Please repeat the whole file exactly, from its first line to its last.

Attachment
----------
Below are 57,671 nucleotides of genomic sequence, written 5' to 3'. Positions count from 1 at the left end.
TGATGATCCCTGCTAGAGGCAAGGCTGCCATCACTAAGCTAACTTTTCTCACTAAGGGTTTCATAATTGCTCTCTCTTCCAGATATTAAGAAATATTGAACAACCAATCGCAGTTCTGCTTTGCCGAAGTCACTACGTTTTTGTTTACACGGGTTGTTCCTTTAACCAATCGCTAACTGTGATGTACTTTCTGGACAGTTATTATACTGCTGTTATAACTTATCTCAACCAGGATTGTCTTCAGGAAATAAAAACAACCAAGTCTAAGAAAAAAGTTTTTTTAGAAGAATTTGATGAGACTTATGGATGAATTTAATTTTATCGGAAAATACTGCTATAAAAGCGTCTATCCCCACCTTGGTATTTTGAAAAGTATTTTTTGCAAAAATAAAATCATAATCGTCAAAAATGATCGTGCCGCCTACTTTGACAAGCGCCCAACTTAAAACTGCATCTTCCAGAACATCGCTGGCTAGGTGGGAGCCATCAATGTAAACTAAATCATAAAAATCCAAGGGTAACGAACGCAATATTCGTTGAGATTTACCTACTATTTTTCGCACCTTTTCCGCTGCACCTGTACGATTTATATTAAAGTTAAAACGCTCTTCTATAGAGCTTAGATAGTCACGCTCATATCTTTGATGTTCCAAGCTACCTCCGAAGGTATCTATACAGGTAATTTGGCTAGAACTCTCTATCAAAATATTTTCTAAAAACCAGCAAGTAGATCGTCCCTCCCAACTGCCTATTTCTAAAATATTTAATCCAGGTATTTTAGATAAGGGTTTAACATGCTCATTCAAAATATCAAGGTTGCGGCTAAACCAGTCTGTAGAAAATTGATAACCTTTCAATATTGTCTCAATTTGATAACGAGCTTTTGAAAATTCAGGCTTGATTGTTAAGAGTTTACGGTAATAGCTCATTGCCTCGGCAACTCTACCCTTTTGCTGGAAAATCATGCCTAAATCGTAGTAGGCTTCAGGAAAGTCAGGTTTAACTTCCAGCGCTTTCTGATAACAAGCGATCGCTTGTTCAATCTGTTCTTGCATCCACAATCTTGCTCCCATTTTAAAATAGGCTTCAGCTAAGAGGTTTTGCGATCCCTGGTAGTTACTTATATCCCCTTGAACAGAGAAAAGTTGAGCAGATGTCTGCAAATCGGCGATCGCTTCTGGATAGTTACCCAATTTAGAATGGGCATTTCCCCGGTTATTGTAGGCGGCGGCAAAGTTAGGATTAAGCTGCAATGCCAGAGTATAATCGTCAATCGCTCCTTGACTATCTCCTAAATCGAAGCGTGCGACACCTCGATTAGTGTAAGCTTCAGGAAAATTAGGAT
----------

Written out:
Below are 57,671 nucleotides of genomic sequence, written 5' to 3'. Positions count from 1 at the left end.
TGATGATCCCTGCTAGAGGCAAGGCTGCCATCACTAAGCTAACTTTTCTCACTAAGGGTTTCATAATTGCTCTCTCTTCCAGATATTAAGAAATATTGAACAACCAATCGCAGTTCTGCTTTGCCGAAGTCACTACGTTTTTGTTTACACGGGTTGTTCCTTTAACCAATCGCTAACTGTGATGTACTTTCTGGACAGTTATTATACTGCTGTTATAACTTATCTCAACCAGGATTGTCTTCAGGAAATAAAAACAACCAAGTCTAAGAAAAAAGTTTTTTTAGAAGAATTTGATGAGACTTATGGATGAATTTAATTTTATCGGAAAATACTGCTATAAAAGCGTCTATCCCCACCTTGGTATTTTGAAAAGTATTTTTTGCAAAAATAAAATCATAATCGTCAAAAATGATCGTGCCGCCTACTTTGACAAGCGCCCAACTTAAAACTGCATCTTCCAGAACATCGCTGGCTAGGTGGGAGCCATCAATGTAAACTAAATCATAAAAATCCAAGGGTAACGAACGCAATATTCGTTGAGATTTACCTACTATTTTTCGCACCTTTTCCGCTGCACCTGTACGATTTATATTAAAGTTAAAACGCTCTTCTATAGAGCTTAGATAGTCACGCTCATATCTTTGATGTTCCAAGCTACCTCCGAAGGTATCTATACAGGTAATTTGGCTAGAACTCTCTATCAAAATATTTTCTAAAAACCAGCAAGTAGATCGTCCCTCCCAACTGCCTATTTCTAAAATATTTAATCCAGGTATTTTAGATAAGGGTTTAACATGCTCATTCAAAATATCAAGGTTGCGGCTAAACCAGTCTGTAGAAAATTGATAACCTTTCAATATTGTCTCAATTTGATAACGAGCTTTTGAAAATTCAGGCTTGATTGTTAAGAGTTTACGGTAATAGCTCATTGCCTCGGCAACTCTACCCTTTTGCTGGAAAATCATGCCTAAATCGTAGTAGGCTTCAGGAAAGTCAGGTTTAACTTCCAGCGCTTTCTGATAACAAGCGATCGCTTGTTCAATCTGTTCTTGCATCCACAATCTTGCTCCCATTTTAAAATAGGCTTCAGCTAAGAGGTTTTGCGATCCCTGGTAGTTACTTATATCCCCTTGAACAGAGAAAAGTTGAGCAGATGTCTGCAAATCGGCGATCGCTTCTGGATAGTTACCCAATTTAGAATGGGCATTTCCCCGGTTATTGTAGGCGGCGGCAAAGTTAGGATTAAGCTGCAATGCCAGAGTATAATCGTCAATCGCTCCTTGACTATCTCCTAAATCGAAGCGTGCGACACCTCGATTAGTGTAAGCTTCAGGAAAATTAGGAT